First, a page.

Aching honesty that spills like bruises and almost'sMature

It wasn't the first time. He knew it wouldn't be the last. He remembered the first time quite clearly. It was hot and he couldn't see past the glare in his windshield, pounding the steering wheel and yelling until he was hoarse, He almost wasn't there in time, she seemed so small then so small and weak, more so than she'd ever been. A crumpled body on the floor, red hair splayed like shattered porcelain and he didn't stop to wonder what she'd done, he'd run for the phone, begged them to get there as quickly as they could.
It was then that he understood why people told him she was dangerous. She glazed past consequences and reasoning and logic, only knowing and understanding what shouldn't make sense, but always made sense to her. He sat for hours waiting to understand what had happened. She didn't speak. She didn't speak while in the hospital, she didn't speak for three days when he took her home. She laid in bed and stared at the wall. The fourth day she sat up, and she said "I'm sorry." he stared. He got up from the chair he was sitting in and sat on the bed, pulling her to him.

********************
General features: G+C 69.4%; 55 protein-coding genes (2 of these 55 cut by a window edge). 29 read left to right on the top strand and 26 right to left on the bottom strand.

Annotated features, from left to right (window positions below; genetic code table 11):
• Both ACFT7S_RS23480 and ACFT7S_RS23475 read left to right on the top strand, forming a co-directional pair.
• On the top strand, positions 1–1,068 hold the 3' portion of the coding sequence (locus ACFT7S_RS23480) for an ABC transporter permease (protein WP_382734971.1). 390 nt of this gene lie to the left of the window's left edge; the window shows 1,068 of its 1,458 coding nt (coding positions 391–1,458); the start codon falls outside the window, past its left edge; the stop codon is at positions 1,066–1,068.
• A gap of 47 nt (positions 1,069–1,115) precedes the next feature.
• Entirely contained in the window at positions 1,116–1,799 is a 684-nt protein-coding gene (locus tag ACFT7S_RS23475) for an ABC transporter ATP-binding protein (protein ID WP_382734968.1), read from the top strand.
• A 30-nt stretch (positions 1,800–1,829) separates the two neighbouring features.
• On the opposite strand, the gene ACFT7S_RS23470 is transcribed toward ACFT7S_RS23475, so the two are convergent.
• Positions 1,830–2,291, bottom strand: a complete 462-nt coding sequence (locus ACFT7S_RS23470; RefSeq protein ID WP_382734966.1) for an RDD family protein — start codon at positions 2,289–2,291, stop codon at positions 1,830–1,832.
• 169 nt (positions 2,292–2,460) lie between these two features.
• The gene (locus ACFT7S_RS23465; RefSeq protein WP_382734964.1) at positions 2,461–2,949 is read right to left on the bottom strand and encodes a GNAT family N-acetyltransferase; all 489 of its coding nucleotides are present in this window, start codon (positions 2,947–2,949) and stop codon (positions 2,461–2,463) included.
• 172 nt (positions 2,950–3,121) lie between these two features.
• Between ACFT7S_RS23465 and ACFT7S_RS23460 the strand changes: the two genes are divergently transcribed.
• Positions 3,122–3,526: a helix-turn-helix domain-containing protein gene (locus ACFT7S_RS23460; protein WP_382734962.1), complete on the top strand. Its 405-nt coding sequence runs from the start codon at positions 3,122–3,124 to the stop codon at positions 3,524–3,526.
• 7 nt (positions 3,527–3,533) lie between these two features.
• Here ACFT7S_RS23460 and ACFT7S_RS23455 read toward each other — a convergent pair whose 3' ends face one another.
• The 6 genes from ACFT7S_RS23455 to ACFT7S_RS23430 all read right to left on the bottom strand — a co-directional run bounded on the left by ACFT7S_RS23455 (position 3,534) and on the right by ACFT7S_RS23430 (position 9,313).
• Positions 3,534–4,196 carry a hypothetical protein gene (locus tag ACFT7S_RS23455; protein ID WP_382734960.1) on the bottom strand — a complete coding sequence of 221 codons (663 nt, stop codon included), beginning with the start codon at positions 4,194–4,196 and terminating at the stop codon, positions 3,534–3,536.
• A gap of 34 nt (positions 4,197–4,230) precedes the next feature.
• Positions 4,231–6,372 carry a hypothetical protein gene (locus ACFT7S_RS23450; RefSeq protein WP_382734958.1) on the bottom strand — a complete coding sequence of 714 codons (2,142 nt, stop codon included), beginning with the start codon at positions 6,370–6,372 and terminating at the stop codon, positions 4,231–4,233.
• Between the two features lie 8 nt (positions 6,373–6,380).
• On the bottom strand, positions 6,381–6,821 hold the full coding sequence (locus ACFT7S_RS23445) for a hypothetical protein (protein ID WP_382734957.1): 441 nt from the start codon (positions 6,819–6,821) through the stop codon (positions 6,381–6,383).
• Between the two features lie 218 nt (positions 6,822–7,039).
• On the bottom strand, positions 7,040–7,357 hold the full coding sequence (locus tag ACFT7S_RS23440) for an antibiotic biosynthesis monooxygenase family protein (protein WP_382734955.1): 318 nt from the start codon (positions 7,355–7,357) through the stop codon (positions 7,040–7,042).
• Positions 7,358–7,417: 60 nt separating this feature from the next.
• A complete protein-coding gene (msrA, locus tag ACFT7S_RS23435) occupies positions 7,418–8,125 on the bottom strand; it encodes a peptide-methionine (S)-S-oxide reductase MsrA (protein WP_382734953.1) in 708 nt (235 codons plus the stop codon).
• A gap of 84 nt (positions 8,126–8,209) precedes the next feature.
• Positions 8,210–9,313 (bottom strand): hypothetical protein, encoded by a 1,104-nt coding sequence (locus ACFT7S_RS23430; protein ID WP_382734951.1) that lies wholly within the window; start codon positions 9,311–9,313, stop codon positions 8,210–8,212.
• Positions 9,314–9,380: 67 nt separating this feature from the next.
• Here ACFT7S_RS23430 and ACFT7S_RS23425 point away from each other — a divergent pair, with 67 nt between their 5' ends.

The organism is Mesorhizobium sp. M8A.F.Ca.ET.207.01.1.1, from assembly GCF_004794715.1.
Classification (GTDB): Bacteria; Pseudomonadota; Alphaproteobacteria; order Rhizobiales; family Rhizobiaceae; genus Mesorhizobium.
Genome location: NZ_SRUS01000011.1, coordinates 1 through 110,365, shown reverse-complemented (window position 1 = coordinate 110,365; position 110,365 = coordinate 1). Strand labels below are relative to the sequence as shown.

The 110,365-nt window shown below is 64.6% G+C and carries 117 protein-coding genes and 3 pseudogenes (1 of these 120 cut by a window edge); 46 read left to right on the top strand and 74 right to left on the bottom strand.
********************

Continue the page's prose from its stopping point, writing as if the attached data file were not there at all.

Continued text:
They stayed that way for two hours, in utter silence. He never asked her to explain.
She stayed out of the hospital and "out of danger" after that. Just laid in rainy streets with alcohol soaked veins and drug abused heartbeats. She only ever said she was searching for home.
He always carried her inside and thought; he wanted her to find home soon.
Last night was a door opened into understanding. She didn't know who she was and she wanted to find out. But she knew who he was and wanted to hold on tight. He was home. She led blind, drug-induced searches for home when he was right in front of her. She shared more that night than she thought she was capable of sharing, no matter how much she wrote trying to spill truth across the pages. She stopped her aching searches. She let her bones settle down and took a deep breath, letting the danger flee her veins and promising to herself that things would get better from here. She was choosing to be better. She chose to live.

The End

0 comments about this work Feed